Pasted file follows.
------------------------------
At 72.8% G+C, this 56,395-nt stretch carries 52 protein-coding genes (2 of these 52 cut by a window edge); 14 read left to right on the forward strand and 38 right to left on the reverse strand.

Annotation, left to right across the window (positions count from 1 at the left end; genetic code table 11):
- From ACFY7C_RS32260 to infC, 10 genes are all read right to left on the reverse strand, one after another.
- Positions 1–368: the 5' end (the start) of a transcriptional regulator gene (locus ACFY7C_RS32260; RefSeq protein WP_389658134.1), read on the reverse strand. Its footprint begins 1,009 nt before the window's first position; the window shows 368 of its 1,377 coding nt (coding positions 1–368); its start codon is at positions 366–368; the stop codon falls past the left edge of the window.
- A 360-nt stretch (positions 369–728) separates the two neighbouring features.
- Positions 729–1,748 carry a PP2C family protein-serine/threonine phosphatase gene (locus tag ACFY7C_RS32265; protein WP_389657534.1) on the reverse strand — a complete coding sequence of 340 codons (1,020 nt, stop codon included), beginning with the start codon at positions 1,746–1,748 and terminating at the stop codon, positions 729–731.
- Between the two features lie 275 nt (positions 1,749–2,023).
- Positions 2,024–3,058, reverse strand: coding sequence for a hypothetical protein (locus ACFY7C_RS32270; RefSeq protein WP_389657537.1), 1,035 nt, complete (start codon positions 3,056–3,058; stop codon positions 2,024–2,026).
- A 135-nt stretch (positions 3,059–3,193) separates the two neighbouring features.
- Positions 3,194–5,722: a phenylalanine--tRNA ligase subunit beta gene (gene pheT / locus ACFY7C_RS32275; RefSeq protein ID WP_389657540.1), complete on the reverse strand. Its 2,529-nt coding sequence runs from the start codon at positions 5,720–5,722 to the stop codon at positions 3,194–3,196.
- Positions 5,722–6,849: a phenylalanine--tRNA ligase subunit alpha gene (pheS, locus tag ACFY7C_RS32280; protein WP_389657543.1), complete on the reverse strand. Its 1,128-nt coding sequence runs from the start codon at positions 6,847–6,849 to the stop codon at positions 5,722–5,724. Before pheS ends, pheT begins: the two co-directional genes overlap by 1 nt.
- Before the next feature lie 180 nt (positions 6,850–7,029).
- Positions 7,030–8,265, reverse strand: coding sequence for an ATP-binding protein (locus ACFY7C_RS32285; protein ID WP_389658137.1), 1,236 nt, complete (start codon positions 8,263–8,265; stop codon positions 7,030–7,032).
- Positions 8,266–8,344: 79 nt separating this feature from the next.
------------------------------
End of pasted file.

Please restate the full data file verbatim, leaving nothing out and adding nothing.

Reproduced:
At 72.8% G+C, this 56,395-nt stretch carries 52 protein-coding genes (2 of these 52 cut by a window edge); 14 read left to right on the forward strand and 38 right to left on the reverse strand.

Annotation, left to right across the window (positions count from 1 at the left end; genetic code table 11):
- From ACFY7C_RS32260 to infC, 10 genes are all read right to left on the reverse strand, one after another.
- Positions 1–368: the 5' end (the start) of a transcriptional regulator gene (locus ACFY7C_RS32260; RefSeq protein WP_389658134.1), read on the reverse strand. Its footprint begins 1,009 nt before the window's first position; the window shows 368 of its 1,377 coding nt (coding positions 1–368); its start codon is at positions 366–368; the stop codon falls past the left edge of the window.
- A 360-nt stretch (positions 369–728) separates the two neighbouring features.
- Positions 729–1,748 carry a PP2C family protein-serine/threonine phosphatase gene (locus tag ACFY7C_RS32265; protein WP_389657534.1) on the reverse strand — a complete coding sequence of 340 codons (1,020 nt, stop codon included), beginning with the start codon at positions 1,746–1,748 and terminating at the stop codon, positions 729–731.
- Between the two features lie 275 nt (positions 1,749–2,023).
- Positions 2,024–3,058, reverse strand: coding sequence for a hypothetical protein (locus ACFY7C_RS32270; RefSeq protein WP_389657537.1), 1,035 nt, complete (start codon positions 3,056–3,058; stop codon positions 2,024–2,026).
- A 135-nt stretch (positions 3,059–3,193) separates the two neighbouring features.
- Positions 3,194–5,722: a phenylalanine--tRNA ligase subunit beta gene (gene pheT / locus ACFY7C_RS32275; RefSeq protein ID WP_389657540.1), complete on the reverse strand. Its 2,529-nt coding sequence runs from the start codon at positions 5,720–5,722 to the stop codon at positions 3,194–3,196.
- Positions 5,722–6,849: a phenylalanine--tRNA ligase subunit alpha gene (pheS, locus tag ACFY7C_RS32280; protein WP_389657543.1), complete on the reverse strand. Its 1,128-nt coding sequence runs from the start codon at positions 6,847–6,849 to the stop codon at positions 5,722–5,724. Before pheS ends, pheT begins: the two co-directional genes overlap by 1 nt.
- Before the next feature lie 180 nt (positions 6,850–7,029).
- Positions 7,030–8,265, reverse strand: coding sequence for an ATP-binding protein (locus ACFY7C_RS32285; protein ID WP_389658137.1), 1,236 nt, complete (start codon positions 8,263–8,265; stop codon positions 7,030–7,032).
- Positions 8,266–8,344: 79 nt separating this feature from the next.